XR Cardiff is part of the national XR network campaigning for climate justice.
XR have three big asks:
First, that the Government must tell the truth about the climate and wider ecological emergency.
Second, for the Government to create legally binding policy measures to reduce carbon emissions to net zero by 2025 and to reduce consumption levels.
Third, a national Citizen’s Assembly to oversee the changes, as part of creating a democracy fit for purpose.
This weekend at Cathays Community Centre, XR organised a talk by conservation biologist Professor Mike Bruford (Sustainable Places Research Institute, Cardiff University) on 'Science versus the Extinction Crisis'. Mike highlighted the importance of conservation biology and the need to act now.
Extinction is nothing new
However, he began highlighting extinction is nothing new - it is part of life on earth. The world has experienced five major extinction events - the Ordovician, Devonian, Permian, Triassic, Cretaceous.
By the end of the last extinction event in the Cretaceous period 66 million years ago it is estimated that 76% of species were lost.
We are now thought to be entering a sixth phase of extinction. The last 200,000 years have seen pronounced oscillations in global temperature. However, this time the extinction is different in that it has been largely driven by human activity. Over the last 150 years, the planet has witnessed coral reef bleaching, mass amphibian extinction and large scale loss of molluscs.
Today, around 23% mammals, 12% birds and 25% vascular plants are threatened with extinction.
Mike spoke about his work as a conservation biologist. Mike has spent time working on tracking Great Panda activity by tracking their poos and has worked on other species including the now extinct baiji or Chinese river dolphin. As well as research in the field, Mike works with other scientists to provide evidence to policymakers and works on getting under represented, highly threatened species on the IUCN Red List ( a list of species that highlights those species that are extinct, extinct in the wild, critically endangered, endangered, vulnerable or near threatened). Prof. Bruford is also director of the Frozen Ark, an organisation which saves viable cells of the worldʼs endangered species.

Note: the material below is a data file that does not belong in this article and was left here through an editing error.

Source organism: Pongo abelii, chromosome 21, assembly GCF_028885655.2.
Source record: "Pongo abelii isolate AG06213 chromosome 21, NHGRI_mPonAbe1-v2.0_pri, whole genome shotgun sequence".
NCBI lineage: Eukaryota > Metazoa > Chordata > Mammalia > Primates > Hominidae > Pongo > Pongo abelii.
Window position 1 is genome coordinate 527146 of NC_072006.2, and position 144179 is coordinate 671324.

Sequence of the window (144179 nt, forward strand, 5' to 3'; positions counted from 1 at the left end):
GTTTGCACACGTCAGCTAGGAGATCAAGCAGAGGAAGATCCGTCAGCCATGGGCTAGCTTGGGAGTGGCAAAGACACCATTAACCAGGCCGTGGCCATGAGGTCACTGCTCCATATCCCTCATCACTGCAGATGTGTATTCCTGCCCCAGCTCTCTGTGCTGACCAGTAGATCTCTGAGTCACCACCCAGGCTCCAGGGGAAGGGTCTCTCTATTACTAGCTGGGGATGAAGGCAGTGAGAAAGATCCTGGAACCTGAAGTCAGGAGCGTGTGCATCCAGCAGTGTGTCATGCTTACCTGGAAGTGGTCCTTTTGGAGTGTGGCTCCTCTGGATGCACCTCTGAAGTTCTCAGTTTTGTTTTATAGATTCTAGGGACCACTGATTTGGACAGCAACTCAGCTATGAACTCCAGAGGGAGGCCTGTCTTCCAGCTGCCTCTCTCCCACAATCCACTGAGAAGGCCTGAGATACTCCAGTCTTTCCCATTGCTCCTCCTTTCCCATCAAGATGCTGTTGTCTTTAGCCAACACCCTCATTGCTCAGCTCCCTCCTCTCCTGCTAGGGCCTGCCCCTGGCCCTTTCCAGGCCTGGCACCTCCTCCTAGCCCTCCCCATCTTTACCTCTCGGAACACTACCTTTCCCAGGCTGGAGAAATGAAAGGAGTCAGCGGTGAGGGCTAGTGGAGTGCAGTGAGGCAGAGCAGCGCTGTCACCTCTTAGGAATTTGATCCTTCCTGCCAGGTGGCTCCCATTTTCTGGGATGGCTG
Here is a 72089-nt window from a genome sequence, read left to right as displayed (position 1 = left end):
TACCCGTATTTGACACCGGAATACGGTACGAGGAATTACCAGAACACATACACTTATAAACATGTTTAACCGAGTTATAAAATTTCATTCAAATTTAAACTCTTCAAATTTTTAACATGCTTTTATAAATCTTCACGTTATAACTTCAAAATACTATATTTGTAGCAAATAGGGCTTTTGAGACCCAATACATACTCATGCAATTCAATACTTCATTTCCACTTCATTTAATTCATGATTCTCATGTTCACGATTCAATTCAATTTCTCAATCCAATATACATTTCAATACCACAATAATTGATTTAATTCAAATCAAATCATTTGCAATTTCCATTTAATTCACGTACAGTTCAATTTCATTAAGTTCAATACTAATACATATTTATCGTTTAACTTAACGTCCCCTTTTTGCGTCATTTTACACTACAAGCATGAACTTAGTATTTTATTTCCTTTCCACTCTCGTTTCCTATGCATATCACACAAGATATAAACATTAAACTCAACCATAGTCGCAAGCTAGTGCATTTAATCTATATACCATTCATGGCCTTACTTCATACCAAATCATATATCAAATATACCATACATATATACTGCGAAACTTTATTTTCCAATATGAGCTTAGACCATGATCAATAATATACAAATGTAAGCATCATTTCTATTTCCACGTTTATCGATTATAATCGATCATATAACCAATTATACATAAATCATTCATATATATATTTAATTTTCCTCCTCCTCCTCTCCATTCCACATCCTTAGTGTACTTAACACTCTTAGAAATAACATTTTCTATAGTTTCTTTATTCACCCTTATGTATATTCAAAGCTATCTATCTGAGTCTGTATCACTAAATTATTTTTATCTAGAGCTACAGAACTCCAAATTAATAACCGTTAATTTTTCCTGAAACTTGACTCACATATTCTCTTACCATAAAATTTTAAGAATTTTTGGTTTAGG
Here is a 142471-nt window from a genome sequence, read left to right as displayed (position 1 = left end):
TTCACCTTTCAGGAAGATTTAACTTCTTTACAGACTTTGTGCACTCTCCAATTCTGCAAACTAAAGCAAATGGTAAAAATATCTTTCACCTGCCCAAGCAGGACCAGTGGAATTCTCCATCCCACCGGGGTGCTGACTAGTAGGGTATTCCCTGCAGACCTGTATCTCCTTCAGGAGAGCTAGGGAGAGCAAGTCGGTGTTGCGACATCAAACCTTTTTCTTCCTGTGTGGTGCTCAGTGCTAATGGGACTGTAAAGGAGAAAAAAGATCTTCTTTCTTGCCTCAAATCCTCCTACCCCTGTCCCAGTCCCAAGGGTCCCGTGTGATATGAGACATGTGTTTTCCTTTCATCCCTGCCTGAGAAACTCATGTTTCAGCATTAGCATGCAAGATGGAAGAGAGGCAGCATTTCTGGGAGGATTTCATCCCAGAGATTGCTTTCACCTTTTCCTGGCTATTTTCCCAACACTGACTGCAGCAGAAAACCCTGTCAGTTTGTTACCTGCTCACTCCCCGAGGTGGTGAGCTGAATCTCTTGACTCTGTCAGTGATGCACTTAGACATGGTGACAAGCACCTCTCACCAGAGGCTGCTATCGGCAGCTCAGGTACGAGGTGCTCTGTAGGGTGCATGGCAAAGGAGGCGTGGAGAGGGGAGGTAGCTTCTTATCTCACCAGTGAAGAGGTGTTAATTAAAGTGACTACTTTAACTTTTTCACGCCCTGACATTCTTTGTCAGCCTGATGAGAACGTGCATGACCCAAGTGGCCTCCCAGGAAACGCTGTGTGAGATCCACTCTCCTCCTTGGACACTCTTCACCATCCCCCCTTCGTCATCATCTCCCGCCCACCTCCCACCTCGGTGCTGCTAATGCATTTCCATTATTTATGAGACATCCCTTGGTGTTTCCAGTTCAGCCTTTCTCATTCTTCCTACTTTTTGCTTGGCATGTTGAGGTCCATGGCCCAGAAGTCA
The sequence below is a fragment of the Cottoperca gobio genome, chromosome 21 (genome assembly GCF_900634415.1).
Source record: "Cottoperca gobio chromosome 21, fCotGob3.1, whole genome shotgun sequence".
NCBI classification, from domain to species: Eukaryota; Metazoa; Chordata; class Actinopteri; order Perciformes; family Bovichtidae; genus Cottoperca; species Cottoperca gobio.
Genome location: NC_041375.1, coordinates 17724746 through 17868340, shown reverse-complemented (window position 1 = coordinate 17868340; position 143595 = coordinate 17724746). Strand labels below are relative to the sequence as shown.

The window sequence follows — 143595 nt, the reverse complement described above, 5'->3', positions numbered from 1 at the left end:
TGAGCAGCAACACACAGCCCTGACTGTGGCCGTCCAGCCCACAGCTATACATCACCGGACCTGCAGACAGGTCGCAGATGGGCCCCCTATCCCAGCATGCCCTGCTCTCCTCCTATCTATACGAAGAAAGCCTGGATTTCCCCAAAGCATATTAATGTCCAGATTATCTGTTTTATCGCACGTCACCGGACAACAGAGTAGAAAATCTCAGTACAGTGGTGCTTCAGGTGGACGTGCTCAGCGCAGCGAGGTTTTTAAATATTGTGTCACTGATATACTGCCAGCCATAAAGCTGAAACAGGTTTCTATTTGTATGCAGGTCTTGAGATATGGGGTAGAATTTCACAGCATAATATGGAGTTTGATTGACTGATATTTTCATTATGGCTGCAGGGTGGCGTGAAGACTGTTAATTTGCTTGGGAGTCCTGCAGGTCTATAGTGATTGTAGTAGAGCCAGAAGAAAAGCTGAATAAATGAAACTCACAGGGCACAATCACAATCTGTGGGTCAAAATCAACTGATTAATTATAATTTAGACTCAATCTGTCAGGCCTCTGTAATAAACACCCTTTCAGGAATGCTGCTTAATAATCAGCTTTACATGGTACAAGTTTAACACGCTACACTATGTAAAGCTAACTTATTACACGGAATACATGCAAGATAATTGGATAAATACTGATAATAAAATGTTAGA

Alongside charismatic species such as the Great Panda and Great White Rhino, Mike also highlighted the crucial role of lesser known species such as insects and microbes. He emphasised the important work of future biologists in exploring the important role of these smaller perhaps less 'charismatic' or at least less infamous creatures of the world. Right now, there are potentially tens of thousands of species we don't even know exist and what might happen if they become extinct. Creatures big and small play hugely important roles in ecosystem and if lost might have significant impact upon ecosystem functioning. We need earthworms as well as rhinos!
"Once it has gone, it has gone."
Mike concluded that we are at a critical point in the history of this earth.
For aspiring biologists, Prof. Bruford highlighted the BBC documentary series Living Planet by Sir David Attenborough as a great place to start. As well as science, he highlighted the importance of art in telling the story of biodiversity, current threats to living creatures and what human society can do to support biodiversity and the incredible range of creatures inhabiting our planet.
At Global Gardens, we are trying to support agri-biodiversity by working with heritage and open pollinated seed. If you would like to learn more about our seed-saving activities, sign up to our newsletter (link at the bottom of the page).
If you want to learn more about XR Cardiff and the extinction rebellion movement, check out their facebook page here.